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Campbellsville University is ahead of last spring's enrollment and is looking at 16 semesters of record enrollment. The numbers are up almost 4 percent from last year.
Of the 2,303 students enrolled for the spring semester, almost 65 percent of those were full-time degree-seeking undergraduates.
These numbers, however, are only an estimate of what the total enrollment could likely be.
"Due to eight-weeks and online courses, among others, the total number cannot be determined until later, but it will likely reach more than 2,400," said Paul Dameron, director of institutional research for Campbellsville University.
"Sixteen semesters of consecutive record enrollment is quite an achievement," said Dr. Michael V. Carter, president of Campbellsville University. "We are so pleased that more than 2,400 students have enrolled to study in a wonderful Christian higher education environment."
One of the large increases is seen in high school students who are taking advantage of the university's dual credit program. This program allows eligible high school students to simultaneously take classes for credit. The dual credit program increased more than 7 percent from last spring.
"Dual credit students earn college credits and work toward their high school graduation requirements in the same class. Qualified instructors deliver this experience at an extremely reduced cost," said Dave Walters, vice president for admissions and student services.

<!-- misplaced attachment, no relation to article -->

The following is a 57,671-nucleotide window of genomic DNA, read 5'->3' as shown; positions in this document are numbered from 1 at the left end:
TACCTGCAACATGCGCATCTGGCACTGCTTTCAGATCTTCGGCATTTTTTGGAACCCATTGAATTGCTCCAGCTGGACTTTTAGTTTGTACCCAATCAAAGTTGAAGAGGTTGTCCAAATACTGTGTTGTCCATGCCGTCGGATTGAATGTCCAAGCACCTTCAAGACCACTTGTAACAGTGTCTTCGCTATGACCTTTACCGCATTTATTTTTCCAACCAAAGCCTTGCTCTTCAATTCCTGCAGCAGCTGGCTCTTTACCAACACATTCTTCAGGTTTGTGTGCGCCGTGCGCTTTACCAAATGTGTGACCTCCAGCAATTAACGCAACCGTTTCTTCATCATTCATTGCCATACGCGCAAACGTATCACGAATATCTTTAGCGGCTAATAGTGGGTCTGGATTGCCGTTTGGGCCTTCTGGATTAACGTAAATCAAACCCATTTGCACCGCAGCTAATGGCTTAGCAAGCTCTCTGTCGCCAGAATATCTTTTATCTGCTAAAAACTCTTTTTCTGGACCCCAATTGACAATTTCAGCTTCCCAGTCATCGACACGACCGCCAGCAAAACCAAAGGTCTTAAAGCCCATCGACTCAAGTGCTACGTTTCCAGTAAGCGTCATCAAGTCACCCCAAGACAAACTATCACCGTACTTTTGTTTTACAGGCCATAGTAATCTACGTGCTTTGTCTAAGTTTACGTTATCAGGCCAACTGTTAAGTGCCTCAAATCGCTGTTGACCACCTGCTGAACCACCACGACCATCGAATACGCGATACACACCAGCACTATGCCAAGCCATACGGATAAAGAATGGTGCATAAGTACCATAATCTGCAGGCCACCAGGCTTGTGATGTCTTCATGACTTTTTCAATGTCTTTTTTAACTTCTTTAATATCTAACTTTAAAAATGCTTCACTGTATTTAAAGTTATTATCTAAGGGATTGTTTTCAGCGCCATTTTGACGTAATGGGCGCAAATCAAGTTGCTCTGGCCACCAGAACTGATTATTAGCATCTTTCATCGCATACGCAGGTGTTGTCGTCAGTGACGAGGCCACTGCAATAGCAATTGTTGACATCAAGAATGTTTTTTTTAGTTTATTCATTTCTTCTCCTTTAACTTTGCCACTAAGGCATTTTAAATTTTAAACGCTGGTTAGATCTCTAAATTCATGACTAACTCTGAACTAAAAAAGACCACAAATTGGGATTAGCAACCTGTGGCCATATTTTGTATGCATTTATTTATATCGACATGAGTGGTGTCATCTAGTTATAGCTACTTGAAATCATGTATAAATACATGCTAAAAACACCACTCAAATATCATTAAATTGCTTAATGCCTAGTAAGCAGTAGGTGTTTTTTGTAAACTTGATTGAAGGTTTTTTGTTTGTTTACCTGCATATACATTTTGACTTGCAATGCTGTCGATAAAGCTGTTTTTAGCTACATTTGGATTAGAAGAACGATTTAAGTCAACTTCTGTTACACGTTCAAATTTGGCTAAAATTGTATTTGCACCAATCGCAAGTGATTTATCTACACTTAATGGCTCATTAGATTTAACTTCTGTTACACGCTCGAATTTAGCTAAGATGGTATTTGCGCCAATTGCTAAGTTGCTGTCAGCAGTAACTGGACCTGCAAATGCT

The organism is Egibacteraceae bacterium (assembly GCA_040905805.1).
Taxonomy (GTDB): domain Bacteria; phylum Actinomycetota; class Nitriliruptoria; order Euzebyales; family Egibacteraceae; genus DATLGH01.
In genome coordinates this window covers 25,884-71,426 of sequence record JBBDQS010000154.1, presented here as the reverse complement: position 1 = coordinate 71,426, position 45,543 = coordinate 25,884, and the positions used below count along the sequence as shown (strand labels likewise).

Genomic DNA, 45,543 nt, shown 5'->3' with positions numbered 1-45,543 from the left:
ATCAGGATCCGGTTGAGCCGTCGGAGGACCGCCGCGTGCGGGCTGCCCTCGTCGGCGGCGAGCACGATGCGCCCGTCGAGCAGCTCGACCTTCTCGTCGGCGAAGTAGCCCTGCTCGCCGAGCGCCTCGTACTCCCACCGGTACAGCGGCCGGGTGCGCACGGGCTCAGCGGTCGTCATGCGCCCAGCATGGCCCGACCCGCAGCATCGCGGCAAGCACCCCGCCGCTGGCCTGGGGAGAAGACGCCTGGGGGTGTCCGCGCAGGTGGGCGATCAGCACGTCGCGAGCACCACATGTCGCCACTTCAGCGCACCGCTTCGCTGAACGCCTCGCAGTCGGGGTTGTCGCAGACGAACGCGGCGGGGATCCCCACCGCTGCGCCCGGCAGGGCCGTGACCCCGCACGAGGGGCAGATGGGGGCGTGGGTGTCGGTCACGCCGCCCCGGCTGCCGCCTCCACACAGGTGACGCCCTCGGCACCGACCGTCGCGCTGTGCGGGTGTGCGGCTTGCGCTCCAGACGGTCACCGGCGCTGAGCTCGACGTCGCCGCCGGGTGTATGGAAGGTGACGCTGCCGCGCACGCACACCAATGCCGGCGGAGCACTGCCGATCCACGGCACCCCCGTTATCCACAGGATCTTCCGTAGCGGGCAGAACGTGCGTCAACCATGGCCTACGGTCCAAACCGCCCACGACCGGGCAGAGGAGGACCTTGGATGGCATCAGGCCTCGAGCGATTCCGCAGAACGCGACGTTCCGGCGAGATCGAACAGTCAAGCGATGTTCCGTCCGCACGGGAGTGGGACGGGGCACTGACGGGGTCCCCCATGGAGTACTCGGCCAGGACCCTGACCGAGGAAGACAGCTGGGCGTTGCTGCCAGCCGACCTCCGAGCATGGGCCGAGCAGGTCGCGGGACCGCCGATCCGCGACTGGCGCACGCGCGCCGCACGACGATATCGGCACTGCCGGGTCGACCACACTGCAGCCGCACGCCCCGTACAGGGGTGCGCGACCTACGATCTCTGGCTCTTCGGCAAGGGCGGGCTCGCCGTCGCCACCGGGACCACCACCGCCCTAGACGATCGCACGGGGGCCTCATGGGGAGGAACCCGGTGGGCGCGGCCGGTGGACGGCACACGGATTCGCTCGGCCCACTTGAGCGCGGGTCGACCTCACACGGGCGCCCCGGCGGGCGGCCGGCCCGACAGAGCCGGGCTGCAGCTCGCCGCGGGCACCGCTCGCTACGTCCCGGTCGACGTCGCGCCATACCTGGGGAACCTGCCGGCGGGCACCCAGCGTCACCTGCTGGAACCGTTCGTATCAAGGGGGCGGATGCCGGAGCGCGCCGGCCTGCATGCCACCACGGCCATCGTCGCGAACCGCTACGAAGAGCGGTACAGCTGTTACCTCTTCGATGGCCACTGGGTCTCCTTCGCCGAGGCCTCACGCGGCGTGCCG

The ACCEL program, a program for adults offered at night, is still growing.
"After careful research," Walters said, "we realized a great need within the adult education market.
"Within Taylor County and its contiguous counties, we discovered that many working adults have a need for either degree attainment or degree completion. With these facts in mind, we designed a program to specifically help these adult learners.
"This program was assembled to be convenient, affordable and in an accelerated format to help working adults reach their higher education goals quickly," Walters said.
The number of students living in residence hall and villages is also up from previous years. The addition of new resident villages on the university's campus has allowed for more availability and more options of on-campus living, Carter said. Residency in on-campus housing is up another 6 percent from last year.
The semester has also seen a record student retention rate of 88.5 percent. This is up almost 3 percent from previous semesters. It is also the largest number of new students at the start of the spring semester, with almost 150 enrolled. This includes first semester freshman, transfer students and former students who have been readmitted to CU. The number of transfer students is up almost 15 percent from last spring; a growth of 23 percent in the last two years alone.
Campbellsville University has expanded even beyond its home campus, with courses being offered at three different sites throughout the state. Three extension sites include Severns Valley Baptist Church in Elizabethtown, the Louisville Campus and Somerset Community College. At the Louisville extension, enrollment was up 5 percent from last year. Other sites saw their numbers more than double from the previous spring semester.
"It is because of this growth that Campbellsville University is being recognized nationally as one of 'America's Best Colleges,'" Carter said. "We are committed to providing students with a quality education for a price they can afford. Because of this, students from all over the country and the world are taking advantage of what we have to offer."
For more information about Campbellsville University, contact the Office of Admissions at 789-5220 or email@example.com.
- Bridgette Sallee is a student news writer at Campbellsville University.